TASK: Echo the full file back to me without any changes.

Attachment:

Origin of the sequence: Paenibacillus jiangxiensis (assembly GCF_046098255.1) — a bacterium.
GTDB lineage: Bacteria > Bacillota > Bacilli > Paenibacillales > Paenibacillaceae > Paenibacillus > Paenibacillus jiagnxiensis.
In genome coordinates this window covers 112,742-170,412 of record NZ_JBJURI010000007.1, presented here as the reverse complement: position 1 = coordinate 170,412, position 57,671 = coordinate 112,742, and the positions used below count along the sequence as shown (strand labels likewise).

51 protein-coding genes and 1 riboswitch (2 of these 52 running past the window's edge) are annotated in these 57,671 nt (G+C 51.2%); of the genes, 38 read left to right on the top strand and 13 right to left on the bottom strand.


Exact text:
Origin of the sequence: Paenibacillus jiangxiensis (assembly GCF_046098255.1) — a bacterium.
GTDB lineage: Bacteria > Bacillota > Bacilli > Paenibacillales > Paenibacillaceae > Paenibacillus > Paenibacillus jiagnxiensis.
In genome coordinates this window covers 112,742-170,412 of record NZ_JBJURI010000007.1, presented here as the reverse complement: position 1 = coordinate 170,412, position 57,671 = coordinate 112,742, and the positions used below count along the sequence as shown (strand labels likewise).

51 protein-coding genes and 1 riboswitch (2 of these 52 running past the window's edge) are annotated in these 57,671 nt (G+C 51.2%); of the genes, 38 read left to right on the top strand and 13 right to left on the bottom strand.